Hi Everyone! My name is Laura Ashwood and I’m writing to you from the chilly state of Minnesota. Having grown up in North Dakota/Minnesota I am no stranger to the occasional winter blizzard, but I’ve thankfully never been through anything like the Schoolhouse Blizzard of 1888.

In January, 1888, a massive cold air mass with a spread of over 780 miles, moved into the United States from Canada. The temperature on the front end of the cold front in some places dropped from above freezing to -20°F in just hours. The storm was extremely fast moving. It entered Montana in the early morning hours of January 12, swept through Dakota Territory and was in Nebraska by mid-afternoon of that same day. Because of the warm spell preceding the storm and the swiftness with which it moved, most people were ill prepared. In just minutes, the strong winds and powdery snow made for zero visibility. The combination of bitter cold temperatures and high winds resulted in a death toll of 235. 

Another massive blizzard struck Easter Sunday, April 13, 1873, which began as a pleasant day in southeast Nebraska. That afternoon, rain moved in and temperatures began to drop. During the night, the wind picked up and by morning eighteen inches of heavy, wet snow had fallen. The storm raged for two more days, finally abating on Wednesday, April 17. Drifts as high as 20 feet had accumulated in some areas. Many people perished, including a woman with an infant that died just feet from her home, along with thousands of head of livestock.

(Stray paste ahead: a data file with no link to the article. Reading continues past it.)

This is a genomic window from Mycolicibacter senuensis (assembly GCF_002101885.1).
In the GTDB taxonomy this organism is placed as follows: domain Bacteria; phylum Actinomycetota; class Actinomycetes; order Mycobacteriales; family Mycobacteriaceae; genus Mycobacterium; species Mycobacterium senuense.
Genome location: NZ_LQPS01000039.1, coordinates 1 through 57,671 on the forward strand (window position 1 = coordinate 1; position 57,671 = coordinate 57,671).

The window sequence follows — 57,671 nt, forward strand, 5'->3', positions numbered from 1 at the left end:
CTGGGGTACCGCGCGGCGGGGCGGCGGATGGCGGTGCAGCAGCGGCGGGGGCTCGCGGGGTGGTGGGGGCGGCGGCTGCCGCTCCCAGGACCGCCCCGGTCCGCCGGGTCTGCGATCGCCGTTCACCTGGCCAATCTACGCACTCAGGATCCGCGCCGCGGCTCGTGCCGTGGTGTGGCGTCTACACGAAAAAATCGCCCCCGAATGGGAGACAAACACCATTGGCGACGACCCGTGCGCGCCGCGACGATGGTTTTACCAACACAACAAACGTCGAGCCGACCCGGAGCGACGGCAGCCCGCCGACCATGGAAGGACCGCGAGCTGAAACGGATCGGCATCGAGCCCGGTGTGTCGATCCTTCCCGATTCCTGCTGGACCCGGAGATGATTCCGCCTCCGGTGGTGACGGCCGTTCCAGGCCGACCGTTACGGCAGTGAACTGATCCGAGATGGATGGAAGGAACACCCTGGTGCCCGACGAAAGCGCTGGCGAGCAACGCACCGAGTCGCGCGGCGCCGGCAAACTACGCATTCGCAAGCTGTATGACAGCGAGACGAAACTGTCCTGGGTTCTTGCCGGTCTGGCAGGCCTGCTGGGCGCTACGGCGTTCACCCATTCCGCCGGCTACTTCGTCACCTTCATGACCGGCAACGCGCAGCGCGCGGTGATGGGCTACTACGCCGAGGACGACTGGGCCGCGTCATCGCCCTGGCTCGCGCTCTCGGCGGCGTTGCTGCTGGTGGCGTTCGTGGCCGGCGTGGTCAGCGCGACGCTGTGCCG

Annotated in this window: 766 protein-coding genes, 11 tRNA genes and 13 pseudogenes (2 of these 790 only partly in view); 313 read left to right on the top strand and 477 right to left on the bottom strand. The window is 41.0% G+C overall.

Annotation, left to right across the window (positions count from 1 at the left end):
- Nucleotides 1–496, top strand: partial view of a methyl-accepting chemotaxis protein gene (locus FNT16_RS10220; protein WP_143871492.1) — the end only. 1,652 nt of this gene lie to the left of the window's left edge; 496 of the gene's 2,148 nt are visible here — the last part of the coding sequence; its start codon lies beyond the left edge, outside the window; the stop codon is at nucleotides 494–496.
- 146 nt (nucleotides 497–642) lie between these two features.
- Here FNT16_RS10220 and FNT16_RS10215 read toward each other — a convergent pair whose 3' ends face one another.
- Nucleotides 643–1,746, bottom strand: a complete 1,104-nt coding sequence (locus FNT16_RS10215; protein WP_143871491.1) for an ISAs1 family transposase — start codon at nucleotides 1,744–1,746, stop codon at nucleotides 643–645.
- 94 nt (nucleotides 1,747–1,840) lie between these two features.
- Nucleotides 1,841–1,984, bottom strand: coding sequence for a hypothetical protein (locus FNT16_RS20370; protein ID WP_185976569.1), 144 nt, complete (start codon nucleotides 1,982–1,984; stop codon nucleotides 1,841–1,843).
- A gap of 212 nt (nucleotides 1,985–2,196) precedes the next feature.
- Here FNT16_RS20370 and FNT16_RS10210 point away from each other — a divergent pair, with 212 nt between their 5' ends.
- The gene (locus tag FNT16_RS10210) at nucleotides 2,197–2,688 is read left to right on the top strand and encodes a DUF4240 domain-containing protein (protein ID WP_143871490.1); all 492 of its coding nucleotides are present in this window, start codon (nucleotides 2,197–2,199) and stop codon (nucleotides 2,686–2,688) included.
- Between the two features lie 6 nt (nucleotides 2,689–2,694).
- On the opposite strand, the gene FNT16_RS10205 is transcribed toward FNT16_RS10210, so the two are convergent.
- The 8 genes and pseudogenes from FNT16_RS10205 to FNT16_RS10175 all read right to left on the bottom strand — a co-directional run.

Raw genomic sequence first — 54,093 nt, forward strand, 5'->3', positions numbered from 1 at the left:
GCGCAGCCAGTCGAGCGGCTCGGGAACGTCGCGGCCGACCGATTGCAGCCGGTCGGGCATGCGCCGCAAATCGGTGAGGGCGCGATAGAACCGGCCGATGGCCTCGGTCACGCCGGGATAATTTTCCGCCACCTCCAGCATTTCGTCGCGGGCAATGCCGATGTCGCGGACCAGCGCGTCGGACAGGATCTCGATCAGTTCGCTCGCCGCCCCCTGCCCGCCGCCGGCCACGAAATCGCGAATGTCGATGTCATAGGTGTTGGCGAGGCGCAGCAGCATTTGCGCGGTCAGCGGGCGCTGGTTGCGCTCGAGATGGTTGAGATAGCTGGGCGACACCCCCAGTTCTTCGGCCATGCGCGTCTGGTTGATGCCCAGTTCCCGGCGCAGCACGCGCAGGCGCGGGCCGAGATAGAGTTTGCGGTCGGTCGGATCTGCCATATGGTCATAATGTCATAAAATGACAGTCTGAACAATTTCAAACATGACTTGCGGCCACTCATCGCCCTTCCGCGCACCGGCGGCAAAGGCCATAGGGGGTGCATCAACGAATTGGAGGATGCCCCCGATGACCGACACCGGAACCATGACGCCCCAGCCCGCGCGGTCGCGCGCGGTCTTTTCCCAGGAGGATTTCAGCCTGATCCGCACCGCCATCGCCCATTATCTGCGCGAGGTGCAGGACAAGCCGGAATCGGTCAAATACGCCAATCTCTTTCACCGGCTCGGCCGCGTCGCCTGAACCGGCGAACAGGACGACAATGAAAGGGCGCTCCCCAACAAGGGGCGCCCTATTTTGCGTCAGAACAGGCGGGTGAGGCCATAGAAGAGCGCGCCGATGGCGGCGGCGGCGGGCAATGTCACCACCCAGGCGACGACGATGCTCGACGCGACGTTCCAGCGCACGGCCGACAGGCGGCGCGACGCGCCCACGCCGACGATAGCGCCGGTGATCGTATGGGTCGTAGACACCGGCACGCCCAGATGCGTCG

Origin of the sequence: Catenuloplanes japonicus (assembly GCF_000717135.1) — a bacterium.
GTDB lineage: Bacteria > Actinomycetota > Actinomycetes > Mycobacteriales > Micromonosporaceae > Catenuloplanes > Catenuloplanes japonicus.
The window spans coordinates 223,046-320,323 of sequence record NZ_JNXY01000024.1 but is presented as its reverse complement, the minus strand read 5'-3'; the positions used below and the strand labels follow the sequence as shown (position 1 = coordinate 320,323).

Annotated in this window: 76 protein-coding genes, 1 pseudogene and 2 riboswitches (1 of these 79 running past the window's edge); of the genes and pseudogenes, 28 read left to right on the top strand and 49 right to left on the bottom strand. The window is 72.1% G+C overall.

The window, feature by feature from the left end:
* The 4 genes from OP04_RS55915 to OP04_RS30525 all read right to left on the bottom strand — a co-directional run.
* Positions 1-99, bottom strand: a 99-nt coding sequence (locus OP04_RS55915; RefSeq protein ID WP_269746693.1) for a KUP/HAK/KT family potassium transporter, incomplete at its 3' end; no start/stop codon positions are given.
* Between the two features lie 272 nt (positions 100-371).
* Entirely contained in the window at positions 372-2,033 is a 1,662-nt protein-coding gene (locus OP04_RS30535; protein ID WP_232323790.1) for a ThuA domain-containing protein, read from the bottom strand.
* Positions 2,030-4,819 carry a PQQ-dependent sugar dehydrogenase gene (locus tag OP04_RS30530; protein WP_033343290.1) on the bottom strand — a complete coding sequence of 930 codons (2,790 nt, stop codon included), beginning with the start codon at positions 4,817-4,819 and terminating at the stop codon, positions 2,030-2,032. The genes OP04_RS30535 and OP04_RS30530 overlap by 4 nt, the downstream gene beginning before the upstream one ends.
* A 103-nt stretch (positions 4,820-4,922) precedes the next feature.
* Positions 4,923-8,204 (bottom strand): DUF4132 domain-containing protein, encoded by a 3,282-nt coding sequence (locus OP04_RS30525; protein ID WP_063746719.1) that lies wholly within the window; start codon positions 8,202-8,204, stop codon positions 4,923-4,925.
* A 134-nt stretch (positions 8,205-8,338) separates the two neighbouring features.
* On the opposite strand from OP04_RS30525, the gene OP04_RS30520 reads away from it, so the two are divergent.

So, why am I telling you about blizzards that happened over one hundred years ago? It’s because I’m part of a multi-author series called The Blizzard Brides. This series is loosely based on both of those blizzards. What happens when nearly all the men in town get killed during a blizzard? What are the women to do? This group of talented authors takes that question to task, each story following the journey of one of the women as she begins to rebuild her life.

This is my second historical romance. One of the things I strive for when I write historical is to make sure that I get as much accurate detail for the time period as I can. In my story, A Groom for Ruby, Cullen Parker has a dark past before he ends up in Last Chance. I got to research such things as train robberies, stagecoach robberies, gold mines, and place like Dodge City and San Francisco. Much of that research doesn’t make it into the book, but I love being able to work in some of that information.

In this book, Cullen is making his way back to Dakota Territory, hoping to get a job at the Homestake Mine in Lead. The Homestake Mine was a real working gold mine during that time period. It was actually the largest, deepest mine of its type in the United States. It was operational until 2001, and two of my uncles worked there in 1950’s and 1960s. So, not only did I get to add a bit of reality to my fiction – I was able to make it personal.

Do you like it when authors do little things like that? Do you want to know about it?

I’d love to give away a copy of A Groom for Ruby, as well as a copy of my first historical, An Agent for Clarissa, which is part of the Pinkerton Matchmaker series.

Please stop by my website, and if you sign up for my newsletter, you’ll get a free copy of Snowflakes & Second Chances, a contemporary novelette. I’d love to connect with you on Facebook or Instagram, and you can find inspiration boards for all my books on my Pinterest.

 

Buy A Groom for Ruby on AMAZON